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Air Entraining Admixture Adsorption by Coal Fly Ash - The Direct Adsorption Isotherm[edit]

Safety[edit]

  • Safety glasses must be worn in the lab at all times.
  • Full-length pants are required in the lab.
  • Close-toed shoes are required in the lab.
  • Consult MSDS of the AEAs being evaluated for AEA-specific safety considerations.

Apparatus[edit]

  • Analytical balance having 0.01 g precision
  • Erlenmeyer flask, 250 ml (3)
  • Volumetric flask, 1,000 ml (3)
  • Vacuum flask, 1l (3)
  • Vacuum source
  • Buchner funnel, 90 mm or equivalent (3)
  • Filter paper, Grade 1, 90 mm diameter or equivalent
  • 5ml pipette
  • 10ml pipette
  • 20ml pipette
  • 1ml or 2ml pipettor
  • Graduated cylinder, 250 ml (3)
  • Magnetic stirrer and stir rod suitable for 250 ml Erlenmeyer flask (3)
  • Drying oven
  • Hach DR890 portable colorimeter
  • Hach DRB200 Digital Reactor Block set for COD

Materials[edit]

  • Distilled water
  • Coal fly ash and portland cement to be evaluated
  • Air entraining admixture to be evaluated
  • Hach Cat# 2125915 150 pack high range COD vials (20-1,500 mg COD/l)
  • Worksheets

Methodology Overview[edit]

The lab is equipped to perform the three different AEA concentrations simultaneously and this procedure is written accordingly. As equilibrating solids and solutions followed by determination of COD requires several hours to complete, an educated guess is made as to the initial AEA solution concentrations. This method has proven to be effective as, generally speaking, the initial guess is correct. On the rare occasion that solution concentrations must be adjusted, it is typically necessary to only adjust one solution, yielding two useful data points which can be included in the final isotherm and from which to interpolate/extrapolate the third concentration.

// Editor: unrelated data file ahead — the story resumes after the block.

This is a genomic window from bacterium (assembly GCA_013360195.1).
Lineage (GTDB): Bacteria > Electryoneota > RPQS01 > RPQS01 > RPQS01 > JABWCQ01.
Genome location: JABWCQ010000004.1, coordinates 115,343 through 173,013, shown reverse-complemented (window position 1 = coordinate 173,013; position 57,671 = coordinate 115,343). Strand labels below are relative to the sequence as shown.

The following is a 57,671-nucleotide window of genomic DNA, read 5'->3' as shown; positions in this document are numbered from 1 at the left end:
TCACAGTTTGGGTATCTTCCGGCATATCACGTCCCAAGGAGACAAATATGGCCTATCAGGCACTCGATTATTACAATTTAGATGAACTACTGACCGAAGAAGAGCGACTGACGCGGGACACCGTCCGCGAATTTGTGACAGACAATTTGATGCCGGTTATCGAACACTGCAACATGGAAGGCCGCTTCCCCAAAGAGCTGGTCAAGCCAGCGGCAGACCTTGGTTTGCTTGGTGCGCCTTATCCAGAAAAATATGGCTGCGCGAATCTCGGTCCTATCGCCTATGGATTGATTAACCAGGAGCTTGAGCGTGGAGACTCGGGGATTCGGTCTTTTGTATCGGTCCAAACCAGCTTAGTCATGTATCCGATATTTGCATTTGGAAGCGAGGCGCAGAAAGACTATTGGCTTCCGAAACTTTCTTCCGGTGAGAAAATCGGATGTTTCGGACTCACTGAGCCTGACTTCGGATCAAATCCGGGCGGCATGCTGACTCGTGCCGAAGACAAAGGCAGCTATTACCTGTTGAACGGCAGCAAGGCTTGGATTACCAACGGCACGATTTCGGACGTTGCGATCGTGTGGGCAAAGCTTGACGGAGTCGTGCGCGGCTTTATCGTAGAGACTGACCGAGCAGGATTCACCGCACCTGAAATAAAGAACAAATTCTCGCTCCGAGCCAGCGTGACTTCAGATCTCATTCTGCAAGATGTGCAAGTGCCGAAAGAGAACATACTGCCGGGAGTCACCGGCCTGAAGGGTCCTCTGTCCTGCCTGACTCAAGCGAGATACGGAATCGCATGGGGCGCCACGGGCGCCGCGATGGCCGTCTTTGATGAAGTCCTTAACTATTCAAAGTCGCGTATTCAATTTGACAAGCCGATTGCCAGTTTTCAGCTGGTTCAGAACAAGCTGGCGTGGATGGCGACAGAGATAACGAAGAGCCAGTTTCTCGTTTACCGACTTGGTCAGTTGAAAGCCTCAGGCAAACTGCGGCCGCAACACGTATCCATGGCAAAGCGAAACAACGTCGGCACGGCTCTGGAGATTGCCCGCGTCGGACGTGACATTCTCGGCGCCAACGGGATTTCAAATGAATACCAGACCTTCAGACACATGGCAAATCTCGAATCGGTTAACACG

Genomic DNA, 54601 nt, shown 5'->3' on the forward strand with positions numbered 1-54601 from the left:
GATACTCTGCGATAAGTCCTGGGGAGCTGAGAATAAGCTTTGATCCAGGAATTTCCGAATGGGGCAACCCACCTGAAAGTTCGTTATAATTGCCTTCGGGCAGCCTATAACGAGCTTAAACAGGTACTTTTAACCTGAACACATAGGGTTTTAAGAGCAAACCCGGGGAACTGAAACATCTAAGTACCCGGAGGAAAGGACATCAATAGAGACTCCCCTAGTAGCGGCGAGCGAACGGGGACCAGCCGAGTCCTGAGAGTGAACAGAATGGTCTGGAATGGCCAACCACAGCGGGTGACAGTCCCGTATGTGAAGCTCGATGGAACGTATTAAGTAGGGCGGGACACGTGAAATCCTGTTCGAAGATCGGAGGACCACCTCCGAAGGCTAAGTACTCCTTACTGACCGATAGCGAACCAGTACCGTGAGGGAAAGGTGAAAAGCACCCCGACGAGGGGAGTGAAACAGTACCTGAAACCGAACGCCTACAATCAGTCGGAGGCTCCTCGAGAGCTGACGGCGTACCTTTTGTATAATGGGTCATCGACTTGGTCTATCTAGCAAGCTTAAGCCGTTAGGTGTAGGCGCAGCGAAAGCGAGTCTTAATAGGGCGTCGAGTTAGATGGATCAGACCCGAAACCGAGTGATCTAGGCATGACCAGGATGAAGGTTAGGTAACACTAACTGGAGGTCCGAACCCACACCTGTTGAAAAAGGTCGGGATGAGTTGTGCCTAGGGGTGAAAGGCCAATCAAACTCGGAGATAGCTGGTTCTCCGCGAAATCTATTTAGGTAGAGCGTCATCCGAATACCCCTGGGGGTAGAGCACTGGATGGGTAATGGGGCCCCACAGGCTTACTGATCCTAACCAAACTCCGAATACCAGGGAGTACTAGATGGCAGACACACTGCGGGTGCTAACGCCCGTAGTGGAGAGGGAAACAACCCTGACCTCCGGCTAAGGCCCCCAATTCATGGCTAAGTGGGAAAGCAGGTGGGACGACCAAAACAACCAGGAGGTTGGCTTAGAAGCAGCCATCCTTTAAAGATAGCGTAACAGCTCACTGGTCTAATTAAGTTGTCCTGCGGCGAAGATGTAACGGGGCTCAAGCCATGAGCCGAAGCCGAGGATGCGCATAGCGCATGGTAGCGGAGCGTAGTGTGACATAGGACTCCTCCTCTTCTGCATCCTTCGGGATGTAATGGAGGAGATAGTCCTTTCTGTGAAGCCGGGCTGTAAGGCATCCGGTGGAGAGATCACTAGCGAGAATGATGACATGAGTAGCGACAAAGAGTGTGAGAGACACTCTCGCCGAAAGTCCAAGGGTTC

AEA solution concentrations need only produce filtrates (post equilibration with solids) having COD in the range of 100 - 1,300 mg COD/l. Occam's Razor[1] applies - AEA solution concentrations made with easily obtained pipettes (i.e. 2 ml, 5 ml, 10 ml, etc.) are always preferred over mix and match or fractional ml AEA volumes.

Three separate steps having only minor differences are performed during the entire procedure. Many are repeated; this procedure is written such that the repeated steps are, for the most part, only presented once.

The entire procedure is typically performed in triplicate with a given AEA, portland cement and fly ash. Final results are presented based upon careful analysis of the results from the three individual tests.

Blank Solutions[edit]

Three AEA standard solutions will be prepared in concentrations of 5 ml/l, 10 ml/l and 20 ml/l:

  1. Fill out the top of the DAI paper worksheet (fly ash, cement, AEA, etc.)
  2. Figure out IDs (start with 1, 2, 3, then add ten to subsequent sets, i.e. 11, 12, 13 then 21, 22, 23, etc.) and record them on the sheet.
  3. Record the initial AEA concentrations (5, 10 and 20 ml/l) on the paper worksheet.
  4. Partially fill the 1 l volumetric flask labelled #1 with distilled water, add 5 ml AEA solution and dilute to the mark with distilled water. Mix thoroughly.
  5. Repeat with volumetric flasks #2 and #3, adding 10 ml AEA to #2 and 20 ml AEA to #3, so producing the three AEA solutions.
  6. Follow the Common Procedure using 20 g of the portland cement for the solid phase.

Evaluation of Blank Solution Results[edit]

If the current test is the first run with a new AEA, it is advisable to perform this step, including digestion and COD measurement, prior to proceeding with collection of isotherm data to insure that the solution concentrations produce the desired range of COD values.

The COD of the three filtrates should fall within the 100-1,300 mg COD/l range, recalling that the high range COD digestion vials have a stated range of 20 to 1,500 mg/l. A relatively wide range is desired, while usable results have been produced with a range of only 100-700 mg COD/l. If one or more of the filtrates have COD far outside the range or violating the stated range of the digestion vials, repeat the above procedure for the solution(s) producing the out-of-range value(s). For example, if the 20 ml/l AEA solution yields filtrate having out-of-range COD, but the 10 ml/l is in range, smartly reduce the concentration (i.e. try 15 ml AEA/l) and rerun with that new solution.

Isotherm Data Points[edit]